Walnut Grove students remember high school days

 Don Garrard presents Ann (Cleveland) Williams with a bouquet in appreciation for her work in organizing the Walnut Grove reunion. All students who attended the school -- which closed in 1966 -- were invited to the reunion at Sarah’s Cafe in Walnut Grove. Don Garrard presents Ann (Cleveland) Williams with a bouquet in appreciation for her work in organizing the Walnut Grove reunion. All students who attended the school -- which closed in 1966 -- were invited to the reunion at Sarah’s Cafe in Walnut Grove.

By Donna Thornton/News Editor

Walnut Grove High School ceased to exist in 1966, after fire destroyed the neighboring high school and led to the merger of the two schools, as West End High School.

But the students who attended Walnut Grove gathered June 8 for the third annual reunion not just of one graduating class, but of all those who attended Walnut Grove.

The reunion was at Sarah’s Café in Walnut Grove. The café now displays some Walnut Grove memorablia – a diploma, some photos of graduating classes and photos of the school as it looked as far back as 1926. There are photos of former custodian Samuel R. Higdon and his wife, first grade teacher Eiddessa C. Higdon.

Those attending the reunion ranged from the class of 1949 to the class of 1968 – students who attended Walnut Grove but were graduated from West End.

Good-natured touches of the old rivalry resurfaced as everyone stood and gave their names and the year they graduated. The West End grads got a few boos.

Some recalled how intense the rivalry was: one graduate remembered a car load of his classmates passing a woman on the street who hailed from the rival town. She was with her children, he said, and obviously had gotten food for the family, which she was carrying in bags. The guys in the car taunted her and she threw the bags of food at them.

Stanley Pruett, of the class of 1962, served as master of ceremonies for the reunion, joking that he was “ad libbing it.” He had collected some facts and figures about Walnut Grove, and about events of 1963 – the class celebrating the 50th anniversary of graduation.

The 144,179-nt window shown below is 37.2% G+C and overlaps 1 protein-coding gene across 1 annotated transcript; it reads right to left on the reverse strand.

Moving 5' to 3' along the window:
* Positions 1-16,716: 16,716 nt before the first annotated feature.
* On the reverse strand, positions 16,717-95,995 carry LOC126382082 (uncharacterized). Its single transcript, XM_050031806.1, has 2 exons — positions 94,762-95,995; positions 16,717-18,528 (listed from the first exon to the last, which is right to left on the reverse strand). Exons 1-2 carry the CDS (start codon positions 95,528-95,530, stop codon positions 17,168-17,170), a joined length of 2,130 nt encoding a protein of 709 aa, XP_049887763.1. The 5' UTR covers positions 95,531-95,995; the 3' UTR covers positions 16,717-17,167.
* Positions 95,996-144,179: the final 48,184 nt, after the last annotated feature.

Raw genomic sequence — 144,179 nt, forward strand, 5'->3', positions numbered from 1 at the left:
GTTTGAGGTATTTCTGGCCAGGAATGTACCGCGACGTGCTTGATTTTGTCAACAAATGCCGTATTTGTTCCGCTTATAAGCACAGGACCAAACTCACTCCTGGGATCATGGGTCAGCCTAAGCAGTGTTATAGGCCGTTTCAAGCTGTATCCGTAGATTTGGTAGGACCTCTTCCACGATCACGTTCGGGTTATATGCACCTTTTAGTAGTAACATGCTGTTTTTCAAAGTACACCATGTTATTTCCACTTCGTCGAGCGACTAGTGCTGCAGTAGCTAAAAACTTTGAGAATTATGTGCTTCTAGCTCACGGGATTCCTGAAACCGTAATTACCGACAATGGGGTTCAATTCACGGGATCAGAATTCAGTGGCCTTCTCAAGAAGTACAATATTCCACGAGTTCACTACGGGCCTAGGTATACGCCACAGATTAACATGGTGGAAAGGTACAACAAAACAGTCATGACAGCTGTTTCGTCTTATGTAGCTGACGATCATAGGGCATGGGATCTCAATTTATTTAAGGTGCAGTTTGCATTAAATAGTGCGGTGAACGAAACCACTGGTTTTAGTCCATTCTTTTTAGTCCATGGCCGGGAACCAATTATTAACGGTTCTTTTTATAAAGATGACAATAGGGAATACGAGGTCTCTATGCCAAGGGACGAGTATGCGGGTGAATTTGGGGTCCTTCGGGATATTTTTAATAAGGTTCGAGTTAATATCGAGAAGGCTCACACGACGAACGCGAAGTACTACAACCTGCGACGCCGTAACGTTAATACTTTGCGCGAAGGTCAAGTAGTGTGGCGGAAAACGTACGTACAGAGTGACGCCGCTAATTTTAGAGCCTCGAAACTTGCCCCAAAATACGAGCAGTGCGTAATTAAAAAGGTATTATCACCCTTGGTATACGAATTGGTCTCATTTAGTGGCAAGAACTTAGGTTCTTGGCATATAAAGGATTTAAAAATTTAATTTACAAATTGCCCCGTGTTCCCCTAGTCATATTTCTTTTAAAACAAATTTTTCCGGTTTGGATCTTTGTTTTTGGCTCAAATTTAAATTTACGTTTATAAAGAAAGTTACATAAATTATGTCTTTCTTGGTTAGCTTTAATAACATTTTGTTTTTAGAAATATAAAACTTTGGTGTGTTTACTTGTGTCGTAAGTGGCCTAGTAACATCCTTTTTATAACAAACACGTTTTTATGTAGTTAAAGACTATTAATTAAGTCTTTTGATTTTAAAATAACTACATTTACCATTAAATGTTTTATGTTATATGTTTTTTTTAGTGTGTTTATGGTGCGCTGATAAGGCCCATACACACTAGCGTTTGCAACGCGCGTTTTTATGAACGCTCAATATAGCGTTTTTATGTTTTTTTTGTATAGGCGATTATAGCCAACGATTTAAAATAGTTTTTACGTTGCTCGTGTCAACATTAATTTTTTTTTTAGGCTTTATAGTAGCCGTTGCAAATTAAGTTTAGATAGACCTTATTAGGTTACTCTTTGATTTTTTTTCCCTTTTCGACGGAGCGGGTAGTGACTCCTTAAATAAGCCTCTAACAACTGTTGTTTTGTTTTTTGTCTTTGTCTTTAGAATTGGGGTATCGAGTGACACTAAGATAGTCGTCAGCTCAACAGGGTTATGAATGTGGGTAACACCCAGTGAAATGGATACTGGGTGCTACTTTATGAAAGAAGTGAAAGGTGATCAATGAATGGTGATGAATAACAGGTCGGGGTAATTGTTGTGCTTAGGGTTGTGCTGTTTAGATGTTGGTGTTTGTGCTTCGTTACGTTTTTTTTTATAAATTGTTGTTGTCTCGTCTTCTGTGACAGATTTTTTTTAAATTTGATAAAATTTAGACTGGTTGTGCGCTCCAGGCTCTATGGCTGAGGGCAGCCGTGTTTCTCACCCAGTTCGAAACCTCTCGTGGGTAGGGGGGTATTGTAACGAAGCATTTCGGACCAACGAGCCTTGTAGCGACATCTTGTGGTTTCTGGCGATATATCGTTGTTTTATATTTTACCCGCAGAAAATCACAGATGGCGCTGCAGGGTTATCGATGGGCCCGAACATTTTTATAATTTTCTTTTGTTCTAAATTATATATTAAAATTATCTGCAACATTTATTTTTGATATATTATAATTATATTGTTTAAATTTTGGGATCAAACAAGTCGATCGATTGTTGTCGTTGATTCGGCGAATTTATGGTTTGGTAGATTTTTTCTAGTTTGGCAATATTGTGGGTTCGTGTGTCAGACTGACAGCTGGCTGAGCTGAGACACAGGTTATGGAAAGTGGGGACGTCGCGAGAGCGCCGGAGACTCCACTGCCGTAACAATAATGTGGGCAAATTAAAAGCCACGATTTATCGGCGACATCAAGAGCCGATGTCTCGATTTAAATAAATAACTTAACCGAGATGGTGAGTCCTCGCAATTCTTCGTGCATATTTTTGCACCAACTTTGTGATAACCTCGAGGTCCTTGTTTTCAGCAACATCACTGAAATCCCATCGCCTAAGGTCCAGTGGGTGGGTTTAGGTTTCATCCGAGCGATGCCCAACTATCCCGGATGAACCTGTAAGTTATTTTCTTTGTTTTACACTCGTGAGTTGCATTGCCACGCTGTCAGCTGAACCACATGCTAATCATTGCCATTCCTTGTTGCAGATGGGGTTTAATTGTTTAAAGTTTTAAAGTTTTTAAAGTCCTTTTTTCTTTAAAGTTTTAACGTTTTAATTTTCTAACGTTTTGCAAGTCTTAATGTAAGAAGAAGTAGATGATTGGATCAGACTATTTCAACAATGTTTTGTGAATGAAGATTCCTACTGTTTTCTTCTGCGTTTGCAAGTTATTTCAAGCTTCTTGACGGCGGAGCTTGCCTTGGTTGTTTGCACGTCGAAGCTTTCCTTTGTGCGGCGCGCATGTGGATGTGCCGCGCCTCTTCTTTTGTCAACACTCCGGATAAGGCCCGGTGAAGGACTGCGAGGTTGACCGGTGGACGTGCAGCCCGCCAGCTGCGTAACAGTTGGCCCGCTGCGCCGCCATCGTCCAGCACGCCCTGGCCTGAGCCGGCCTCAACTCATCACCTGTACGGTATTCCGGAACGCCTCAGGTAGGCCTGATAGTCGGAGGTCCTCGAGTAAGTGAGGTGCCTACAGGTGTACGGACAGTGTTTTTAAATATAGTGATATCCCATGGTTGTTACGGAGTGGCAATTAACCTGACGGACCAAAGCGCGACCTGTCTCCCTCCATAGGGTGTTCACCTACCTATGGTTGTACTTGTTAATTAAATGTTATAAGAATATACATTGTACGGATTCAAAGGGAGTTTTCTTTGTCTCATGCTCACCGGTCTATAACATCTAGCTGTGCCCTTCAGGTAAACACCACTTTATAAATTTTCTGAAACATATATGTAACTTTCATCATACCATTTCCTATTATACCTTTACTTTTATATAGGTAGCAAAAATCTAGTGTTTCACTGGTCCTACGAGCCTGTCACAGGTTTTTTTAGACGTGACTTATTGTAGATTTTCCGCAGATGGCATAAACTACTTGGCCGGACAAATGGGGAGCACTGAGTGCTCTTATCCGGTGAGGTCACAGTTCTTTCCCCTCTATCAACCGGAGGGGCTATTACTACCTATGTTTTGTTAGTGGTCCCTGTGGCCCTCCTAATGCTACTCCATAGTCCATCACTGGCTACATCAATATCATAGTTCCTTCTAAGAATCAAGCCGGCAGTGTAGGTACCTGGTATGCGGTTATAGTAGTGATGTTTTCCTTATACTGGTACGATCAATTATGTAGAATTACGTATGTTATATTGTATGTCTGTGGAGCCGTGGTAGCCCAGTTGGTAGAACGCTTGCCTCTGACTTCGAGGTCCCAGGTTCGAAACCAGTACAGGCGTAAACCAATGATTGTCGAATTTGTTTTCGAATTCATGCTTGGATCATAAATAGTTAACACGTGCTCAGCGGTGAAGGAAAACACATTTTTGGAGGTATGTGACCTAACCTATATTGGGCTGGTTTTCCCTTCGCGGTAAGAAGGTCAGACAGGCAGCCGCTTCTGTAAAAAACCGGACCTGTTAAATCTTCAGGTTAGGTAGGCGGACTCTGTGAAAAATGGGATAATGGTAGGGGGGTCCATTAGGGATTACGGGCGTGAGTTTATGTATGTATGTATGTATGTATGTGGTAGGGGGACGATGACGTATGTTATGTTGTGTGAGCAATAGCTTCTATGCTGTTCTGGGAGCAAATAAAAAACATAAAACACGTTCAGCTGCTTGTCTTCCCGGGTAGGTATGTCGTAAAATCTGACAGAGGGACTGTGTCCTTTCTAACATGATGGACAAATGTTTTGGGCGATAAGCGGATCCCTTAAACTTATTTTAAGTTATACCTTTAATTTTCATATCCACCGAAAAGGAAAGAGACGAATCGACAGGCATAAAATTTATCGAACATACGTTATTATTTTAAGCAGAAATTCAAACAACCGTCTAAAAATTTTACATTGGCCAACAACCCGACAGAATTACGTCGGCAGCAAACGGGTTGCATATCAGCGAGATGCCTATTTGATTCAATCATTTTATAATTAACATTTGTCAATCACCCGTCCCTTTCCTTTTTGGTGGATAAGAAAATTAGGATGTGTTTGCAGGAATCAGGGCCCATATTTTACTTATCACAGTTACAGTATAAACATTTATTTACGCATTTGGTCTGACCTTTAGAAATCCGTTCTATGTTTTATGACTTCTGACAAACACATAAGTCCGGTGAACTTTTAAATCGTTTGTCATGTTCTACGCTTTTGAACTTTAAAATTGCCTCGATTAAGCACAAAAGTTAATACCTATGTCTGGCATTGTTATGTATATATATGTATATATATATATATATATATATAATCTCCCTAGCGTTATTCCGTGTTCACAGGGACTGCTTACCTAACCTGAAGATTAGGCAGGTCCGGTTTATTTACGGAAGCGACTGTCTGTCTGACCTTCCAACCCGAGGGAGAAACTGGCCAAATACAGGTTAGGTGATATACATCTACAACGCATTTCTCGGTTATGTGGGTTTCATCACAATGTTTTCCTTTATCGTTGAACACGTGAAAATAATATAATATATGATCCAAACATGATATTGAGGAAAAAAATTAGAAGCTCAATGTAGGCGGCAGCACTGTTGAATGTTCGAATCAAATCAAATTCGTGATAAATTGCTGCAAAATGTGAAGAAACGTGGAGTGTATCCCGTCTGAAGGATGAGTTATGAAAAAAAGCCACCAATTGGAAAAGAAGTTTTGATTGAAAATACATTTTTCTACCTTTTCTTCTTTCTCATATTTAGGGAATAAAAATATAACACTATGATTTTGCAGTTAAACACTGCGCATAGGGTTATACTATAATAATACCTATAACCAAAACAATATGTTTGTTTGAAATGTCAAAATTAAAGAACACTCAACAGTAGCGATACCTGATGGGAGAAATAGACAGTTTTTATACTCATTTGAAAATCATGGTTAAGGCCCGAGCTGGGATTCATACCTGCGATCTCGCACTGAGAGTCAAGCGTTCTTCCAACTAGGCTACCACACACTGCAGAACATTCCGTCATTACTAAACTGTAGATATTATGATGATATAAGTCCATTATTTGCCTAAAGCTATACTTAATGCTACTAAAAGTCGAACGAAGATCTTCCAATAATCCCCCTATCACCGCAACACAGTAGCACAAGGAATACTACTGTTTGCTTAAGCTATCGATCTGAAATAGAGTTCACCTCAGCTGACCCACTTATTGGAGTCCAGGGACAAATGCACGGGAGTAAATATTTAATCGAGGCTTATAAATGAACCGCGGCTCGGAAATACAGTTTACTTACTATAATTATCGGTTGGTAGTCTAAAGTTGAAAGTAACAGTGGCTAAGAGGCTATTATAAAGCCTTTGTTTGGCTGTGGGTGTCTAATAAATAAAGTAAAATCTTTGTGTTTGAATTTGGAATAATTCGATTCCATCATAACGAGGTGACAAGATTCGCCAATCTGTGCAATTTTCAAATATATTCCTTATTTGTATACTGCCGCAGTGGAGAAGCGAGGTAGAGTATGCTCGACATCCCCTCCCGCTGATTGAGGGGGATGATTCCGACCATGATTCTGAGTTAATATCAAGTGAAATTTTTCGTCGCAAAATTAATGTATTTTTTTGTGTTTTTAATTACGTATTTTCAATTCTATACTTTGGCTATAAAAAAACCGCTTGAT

Pruett gave Ann (Cleveland) Williams credit for making phone calls to get as many classmates as possible together for the reunion. She said it was not hard to do. Some classmates still live in the area or nearby, or maintain ties with people in the area.

The classmates gave special recognition to those graduates who became teachers, and those who served their country in the military.

There were many of those, who served in Korea or Vietnam, and several who specifically mentioned serving during the Cuban Missile Crisis.

“You know those pictures that showed the missiles?” one veteran said, “I was on the aircraft that took those pictures.”

“I was up for discharge,” another said, “and I couldn’t leave.”

In reviewing events of 1963, another Walnut Grove alum recalled the assassination of President John. F. Kennedy.

“Me and (another classmate) had skipped school and were playing pool in Boaz,” he said.

Many of the former students took the opportunity not only to recall Walnut Grove with pride, but to brag about their individual classes.

Flonnie (Walls) Bellamy proclaimed the class of 1956 as the “best class that ever graduated.”

Another graduate said the class of 1957 might have been one of the smallest – with 19 students – but it was the best.

Yet another graduate offered that his class had only 13 graduating seniors.

“There were 13 girls and three boys,” he said. “Those were good proportions.”

When Ollie Lee introduced himself, classmates recalled how he got a scholarship for $500 – full tuition, at that time – to Lee University, and some teachers told him he shouldn’t take it. He did, and after studying at Lee, he became a sociology professor there.

“How long have you been at Lee?” someone asked.

“Forty-six years,”

The former students of Walnut Grove enjoyed a good meal at Sarah’s buffet, and cakes decorated in school colors. They had the chance to renew some acquaintances, to reminisce about years gone by and to reflect on classmates who’ve passed on.

Then the students started to drift away, too soon for some. “After they eat, everybody starts to leave,” Annie Green, of the class of 1965, said. She said about seven members of her class attended this year.

 
Advertise with the Messenger

Reach more people with your message. The Messenger provides targeting advertising that gets results

Learn more »
Subscription Information

The Messenger delivered to your door

Subscribe »
Get in touch

Phone: (256) 547-1049
Email: info@gadsdenmessenger.com

Online Contact Form »